SEATTLE, Mon Oct 22, 2012 - There was once a time when the launch of a new Windows operating system was a huge deal for the technology departments in many businesses. Not anymore. Microsoft Corp's release of Windows 8 on Friday is likely to be a non-event for most companies - and some experts say many may never adopt it.
Many businesses, though, say there is no compelling reason to adopt. Indeed, a large number have yet to make the transition to Windows 7 from Windows XP.
"Windows 8 is, frankly, more of a consumer platform than it is a business platform, so it's not something that makes any sense from a business perspective at this juncture," said Doug Johnson, head of risk management policy at the American Bankers Association, whose members are among the world's biggest technology buyers. "There is really no additional business functionality that Windows 8 gives you that I see."
For most of the past two decades, that sort of comment about a new version of Windows might have set off panic in Microsoft's Redmond, Washington, headquarters. Not now. Windows 8, in a stark reflection of how the technology business is changing, will rise or fall on how it is received in the consumer market.
That doesn't mean Microsoft executives are publicly saying they won't be going after enterprise customers with the radical new version of its flagship product.
"The lines between the consumer and the enterprise are blurring," said Ron Markezich, head of Microsoft's Enterprise & Partner Group. "Business customers are looking forward to Windows 8 because they don't have to compromise between tablet and PC."
But Microsoft's main goal is to show it can master the new touch-optimized, mobile forms of computing pioneered by Apple Inc and Google Inc. Its colorful, action-packed advertising for the system are aimed at a young, free-wheeling audience, and its new Surface tablets are being positioned squarely as consumer devices.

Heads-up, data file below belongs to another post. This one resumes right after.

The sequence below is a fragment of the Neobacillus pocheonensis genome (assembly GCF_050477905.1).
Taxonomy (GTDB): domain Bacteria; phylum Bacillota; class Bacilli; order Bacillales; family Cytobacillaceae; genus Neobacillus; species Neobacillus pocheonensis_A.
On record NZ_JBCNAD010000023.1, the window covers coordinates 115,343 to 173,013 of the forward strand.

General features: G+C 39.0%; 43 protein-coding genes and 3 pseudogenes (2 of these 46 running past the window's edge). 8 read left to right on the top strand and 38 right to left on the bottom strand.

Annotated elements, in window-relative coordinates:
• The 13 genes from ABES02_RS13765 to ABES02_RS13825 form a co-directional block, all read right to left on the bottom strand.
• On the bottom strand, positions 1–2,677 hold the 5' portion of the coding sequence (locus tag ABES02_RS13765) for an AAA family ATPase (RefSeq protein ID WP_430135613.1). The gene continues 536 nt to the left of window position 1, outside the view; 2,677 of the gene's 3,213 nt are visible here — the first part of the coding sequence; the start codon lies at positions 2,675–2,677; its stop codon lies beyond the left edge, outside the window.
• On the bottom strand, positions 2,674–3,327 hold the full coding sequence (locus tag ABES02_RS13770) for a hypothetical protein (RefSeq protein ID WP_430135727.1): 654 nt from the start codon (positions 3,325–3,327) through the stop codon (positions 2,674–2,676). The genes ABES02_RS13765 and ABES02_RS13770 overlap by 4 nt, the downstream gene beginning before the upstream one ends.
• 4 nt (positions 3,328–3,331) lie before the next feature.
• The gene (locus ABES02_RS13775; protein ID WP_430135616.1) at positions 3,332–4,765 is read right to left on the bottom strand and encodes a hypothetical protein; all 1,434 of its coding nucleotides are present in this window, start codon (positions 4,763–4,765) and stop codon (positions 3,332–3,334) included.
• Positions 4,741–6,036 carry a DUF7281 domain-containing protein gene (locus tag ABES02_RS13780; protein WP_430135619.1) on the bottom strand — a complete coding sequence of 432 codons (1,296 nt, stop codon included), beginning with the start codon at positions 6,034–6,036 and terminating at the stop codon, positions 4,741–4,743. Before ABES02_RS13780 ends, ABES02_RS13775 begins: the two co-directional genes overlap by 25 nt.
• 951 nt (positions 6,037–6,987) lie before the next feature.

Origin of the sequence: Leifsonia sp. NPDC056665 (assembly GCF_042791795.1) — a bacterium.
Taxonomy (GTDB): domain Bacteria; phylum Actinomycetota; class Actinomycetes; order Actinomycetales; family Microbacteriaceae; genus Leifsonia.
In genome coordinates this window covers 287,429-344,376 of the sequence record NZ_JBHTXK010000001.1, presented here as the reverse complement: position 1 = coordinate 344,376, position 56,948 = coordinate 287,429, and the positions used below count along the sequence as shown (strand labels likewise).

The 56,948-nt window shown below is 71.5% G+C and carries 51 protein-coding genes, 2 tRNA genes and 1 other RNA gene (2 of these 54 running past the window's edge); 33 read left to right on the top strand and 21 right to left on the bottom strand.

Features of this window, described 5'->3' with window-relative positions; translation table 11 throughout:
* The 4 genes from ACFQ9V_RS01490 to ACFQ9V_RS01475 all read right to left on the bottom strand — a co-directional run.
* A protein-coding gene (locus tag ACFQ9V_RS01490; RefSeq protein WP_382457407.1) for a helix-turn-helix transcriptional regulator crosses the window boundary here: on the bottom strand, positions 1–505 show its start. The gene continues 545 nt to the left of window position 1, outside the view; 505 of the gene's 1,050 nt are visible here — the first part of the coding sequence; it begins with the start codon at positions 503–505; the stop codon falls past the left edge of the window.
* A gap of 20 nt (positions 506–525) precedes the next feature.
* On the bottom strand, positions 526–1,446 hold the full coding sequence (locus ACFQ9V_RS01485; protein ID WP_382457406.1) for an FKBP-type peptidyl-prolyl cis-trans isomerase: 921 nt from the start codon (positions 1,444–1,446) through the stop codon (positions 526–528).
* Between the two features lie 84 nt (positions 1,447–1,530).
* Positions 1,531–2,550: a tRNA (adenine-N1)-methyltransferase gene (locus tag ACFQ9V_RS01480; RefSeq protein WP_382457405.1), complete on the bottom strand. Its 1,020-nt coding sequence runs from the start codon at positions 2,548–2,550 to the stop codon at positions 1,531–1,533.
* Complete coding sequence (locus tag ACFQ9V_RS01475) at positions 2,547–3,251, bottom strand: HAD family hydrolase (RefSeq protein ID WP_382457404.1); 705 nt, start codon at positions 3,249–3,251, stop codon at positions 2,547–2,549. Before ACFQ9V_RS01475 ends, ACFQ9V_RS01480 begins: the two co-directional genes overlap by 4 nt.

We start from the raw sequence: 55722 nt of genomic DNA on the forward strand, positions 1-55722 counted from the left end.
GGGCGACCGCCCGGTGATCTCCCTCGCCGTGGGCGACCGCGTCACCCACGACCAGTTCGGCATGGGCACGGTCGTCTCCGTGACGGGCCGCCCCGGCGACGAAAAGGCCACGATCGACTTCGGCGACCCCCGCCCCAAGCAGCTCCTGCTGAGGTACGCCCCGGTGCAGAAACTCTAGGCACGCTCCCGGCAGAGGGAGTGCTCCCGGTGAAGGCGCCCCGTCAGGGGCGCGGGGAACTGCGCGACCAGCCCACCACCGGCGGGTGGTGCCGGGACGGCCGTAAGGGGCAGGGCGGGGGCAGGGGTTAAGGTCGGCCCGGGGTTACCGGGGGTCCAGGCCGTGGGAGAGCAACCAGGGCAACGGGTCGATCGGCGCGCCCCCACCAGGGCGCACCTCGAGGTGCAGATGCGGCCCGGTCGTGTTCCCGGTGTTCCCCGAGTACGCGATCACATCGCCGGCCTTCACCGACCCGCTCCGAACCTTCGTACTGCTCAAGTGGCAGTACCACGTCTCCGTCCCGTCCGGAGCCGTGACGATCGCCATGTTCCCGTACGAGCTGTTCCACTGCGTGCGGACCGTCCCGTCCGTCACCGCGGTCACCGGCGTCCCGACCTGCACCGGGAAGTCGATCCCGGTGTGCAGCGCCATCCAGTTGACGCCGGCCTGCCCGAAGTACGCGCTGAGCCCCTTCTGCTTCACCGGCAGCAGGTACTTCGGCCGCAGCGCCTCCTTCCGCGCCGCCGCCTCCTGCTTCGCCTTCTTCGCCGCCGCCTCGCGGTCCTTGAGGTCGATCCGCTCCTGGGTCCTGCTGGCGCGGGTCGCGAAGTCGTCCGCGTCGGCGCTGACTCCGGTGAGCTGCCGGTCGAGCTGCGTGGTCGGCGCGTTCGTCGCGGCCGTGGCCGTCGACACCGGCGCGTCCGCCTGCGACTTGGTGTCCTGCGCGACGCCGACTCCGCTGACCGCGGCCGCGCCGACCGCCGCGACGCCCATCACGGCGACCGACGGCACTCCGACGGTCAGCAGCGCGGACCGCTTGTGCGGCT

Corporate customers have been lukewarm about the product even after test versions have been available for more than a year.
Car maker Volkswagen, which only last year moved 60,000 PCs onto Windows 7, is not planning to make another drastic shift anytime soon.
VW's head of IT, Martin Eickhoff, said his team was "excited to evaluate the new tablet features" but would wait until Windows 8's release to assess its potential benefits.
That's not unusual, as corporations generally test a new system for 12-18 months before planning to adopt it, meaning enterprise take-up of most versions of Windows - except for the unpopular Vista - have only usually happened two or three years after launch.
This time even that pattern might not happen.
Michael Silver, an analyst at technology research firm Gartner, expects minimal corporate adoption over the life of the new system: "We believe 90 percent of large organizations will not deploy Windows 8 broadly, and at its peak, we expect about 20 percent of PCs in large organizations will run Windows 8," he said.
This may not be a huge problem for Microsoft.
For one thing, the company gets 40 percent of its overall revenue from multi-year licensing deals with enterprises - companies, government departments and universities - which typically give customers rights to the newest version of its software.
Essentially, Microsoft gets paid regardless of what version of Windows many big customers actually use.
And Windows is also declining in financial importance for Microsoft, although the sales of PCs often determine the strength of Microsoft's earnings. Five years ago, it accounted for almost 30 percent of Microsoft's sales. Last year it was 25 percent.
Microsoft's success in selling to businesses, in the short term at least, depends less on Windows than on its Office products and its fast-growing server and tools division.
One institution that has made an early move to Windows 8 is Seton Hall University in New Jersey. The school has already deployed tablets and laptops running pre-release versions of Windows 8 to its freshman and junior classes - with help from Microsoft, which subsidized the effort with free consulting time.
"The benefit of the upgrade to Windows 8 for me is that it's touch friendly. Lots of the devices that we have in the community could benefit," said Stephen Landry, Seton Hall's chief information officer.